I was chatting with a gent who has run national sales for a number of well-known wine brands the other day, when he asked what I think about wine bloggers. I noted that there are a few top bloggers I follow regularly – that I’ve attended the annual wine bloggers conference, and said bloggers have helped wineries to get their stories out.
“If a blogger says something nice about your product, the chances of a consumer buying it are so slim it’s pathetic,” he declared.
“Here’s my issue with PR, advertising and blogging,” he continued. “Unless you’re a really large winery with lots of points of distribution, having someone hear about your wine via a blog or an ad in Architectural Digest and having them remember that product and then find it in a store - find it and act upon it and actually buy it? … It’s so f@%##g slim it’s never going to happen. Seventy-five percent of the decisions are made at the point of purchase. Unless you’re Gallo or Sutter Home you don’t have those points of distribution like most consumer goods do. Coca-Cola is everywhere: Absolut is everywhere.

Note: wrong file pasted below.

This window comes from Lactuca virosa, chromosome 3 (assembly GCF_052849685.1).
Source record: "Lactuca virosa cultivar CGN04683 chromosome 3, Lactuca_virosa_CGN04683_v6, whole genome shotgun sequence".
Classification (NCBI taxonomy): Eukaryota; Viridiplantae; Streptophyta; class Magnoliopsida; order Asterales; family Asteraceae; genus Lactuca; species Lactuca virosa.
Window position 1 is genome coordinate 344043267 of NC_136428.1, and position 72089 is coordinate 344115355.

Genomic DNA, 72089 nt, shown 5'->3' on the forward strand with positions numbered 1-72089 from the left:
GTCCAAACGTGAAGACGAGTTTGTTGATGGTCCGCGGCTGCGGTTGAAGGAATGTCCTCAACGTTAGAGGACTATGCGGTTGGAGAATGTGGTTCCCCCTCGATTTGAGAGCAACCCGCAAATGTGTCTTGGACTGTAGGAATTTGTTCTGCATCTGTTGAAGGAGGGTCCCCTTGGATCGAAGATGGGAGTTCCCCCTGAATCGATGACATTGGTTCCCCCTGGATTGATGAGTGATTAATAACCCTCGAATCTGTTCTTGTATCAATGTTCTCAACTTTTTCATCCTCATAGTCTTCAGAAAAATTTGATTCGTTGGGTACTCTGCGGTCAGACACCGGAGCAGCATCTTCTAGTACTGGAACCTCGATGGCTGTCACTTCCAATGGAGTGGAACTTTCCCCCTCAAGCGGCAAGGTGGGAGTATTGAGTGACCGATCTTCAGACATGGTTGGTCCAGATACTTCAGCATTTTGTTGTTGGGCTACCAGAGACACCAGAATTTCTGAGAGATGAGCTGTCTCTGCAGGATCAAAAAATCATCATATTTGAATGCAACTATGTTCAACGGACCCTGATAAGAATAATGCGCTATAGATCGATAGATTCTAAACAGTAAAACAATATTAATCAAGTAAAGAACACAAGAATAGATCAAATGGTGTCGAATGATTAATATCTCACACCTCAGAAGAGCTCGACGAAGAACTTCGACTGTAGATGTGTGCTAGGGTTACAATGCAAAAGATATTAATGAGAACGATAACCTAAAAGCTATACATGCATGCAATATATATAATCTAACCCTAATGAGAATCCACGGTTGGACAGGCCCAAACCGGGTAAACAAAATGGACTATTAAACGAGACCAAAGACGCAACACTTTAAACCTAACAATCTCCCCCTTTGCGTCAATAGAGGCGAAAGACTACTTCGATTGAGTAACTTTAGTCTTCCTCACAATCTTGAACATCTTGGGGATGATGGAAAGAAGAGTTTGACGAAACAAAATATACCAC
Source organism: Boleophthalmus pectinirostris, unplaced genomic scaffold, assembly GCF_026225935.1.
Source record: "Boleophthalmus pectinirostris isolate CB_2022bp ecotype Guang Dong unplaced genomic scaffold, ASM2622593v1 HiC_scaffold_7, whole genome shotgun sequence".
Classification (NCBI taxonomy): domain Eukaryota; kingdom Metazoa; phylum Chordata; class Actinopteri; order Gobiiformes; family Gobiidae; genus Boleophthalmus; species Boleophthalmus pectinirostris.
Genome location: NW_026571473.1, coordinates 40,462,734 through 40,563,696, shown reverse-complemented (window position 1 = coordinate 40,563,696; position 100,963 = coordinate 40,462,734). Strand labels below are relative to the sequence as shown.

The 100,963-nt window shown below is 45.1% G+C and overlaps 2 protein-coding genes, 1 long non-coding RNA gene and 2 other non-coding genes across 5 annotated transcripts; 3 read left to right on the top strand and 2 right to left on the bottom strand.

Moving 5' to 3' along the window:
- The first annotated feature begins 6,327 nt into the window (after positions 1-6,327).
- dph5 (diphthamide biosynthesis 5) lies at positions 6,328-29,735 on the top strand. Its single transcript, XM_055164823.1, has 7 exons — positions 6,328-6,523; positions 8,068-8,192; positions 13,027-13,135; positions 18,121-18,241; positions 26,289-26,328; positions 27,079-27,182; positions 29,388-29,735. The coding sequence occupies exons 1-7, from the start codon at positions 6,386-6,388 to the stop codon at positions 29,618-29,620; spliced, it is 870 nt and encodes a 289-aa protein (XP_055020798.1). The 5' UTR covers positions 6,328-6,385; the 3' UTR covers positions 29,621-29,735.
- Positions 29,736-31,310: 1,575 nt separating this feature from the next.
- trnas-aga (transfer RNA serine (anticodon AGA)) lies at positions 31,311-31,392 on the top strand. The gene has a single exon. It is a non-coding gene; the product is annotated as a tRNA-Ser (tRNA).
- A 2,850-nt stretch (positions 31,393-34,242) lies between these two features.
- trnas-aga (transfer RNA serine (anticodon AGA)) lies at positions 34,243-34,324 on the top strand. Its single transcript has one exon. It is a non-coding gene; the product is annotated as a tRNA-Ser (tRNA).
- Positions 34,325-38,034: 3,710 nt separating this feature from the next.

“What matters is distribution,” he said. “What matters is whether you have your product out there in mass where someone that read about it or heard about it can find it in the first place. Unless you’re a multi-million case brand, you just don’t have enough points of distribution in the United States.”
“When a blogger, blogs, ‘Hey, I just love the @#&* out of x Petit Syrah’ and production is 5,000 cases – the odds of it being in a store anywhere near where that blogger blogged is one out of ten thousand.”
“I had 20 people from a hotel chain come out to the winery,” he said. “I guarantee we sold more wine through them than we’ll ever sell with 1,000 bloggers.”
“The fallacy of, ‘I will sell more wine if I get my social media up and running is false,’” he said. “Scores matter,” he added, “but they matter from just a handful of people: Spectator, Parker, and maybe the Enthusiast or Wine & Spirits.”
Erica Valentine with WineDirect comments: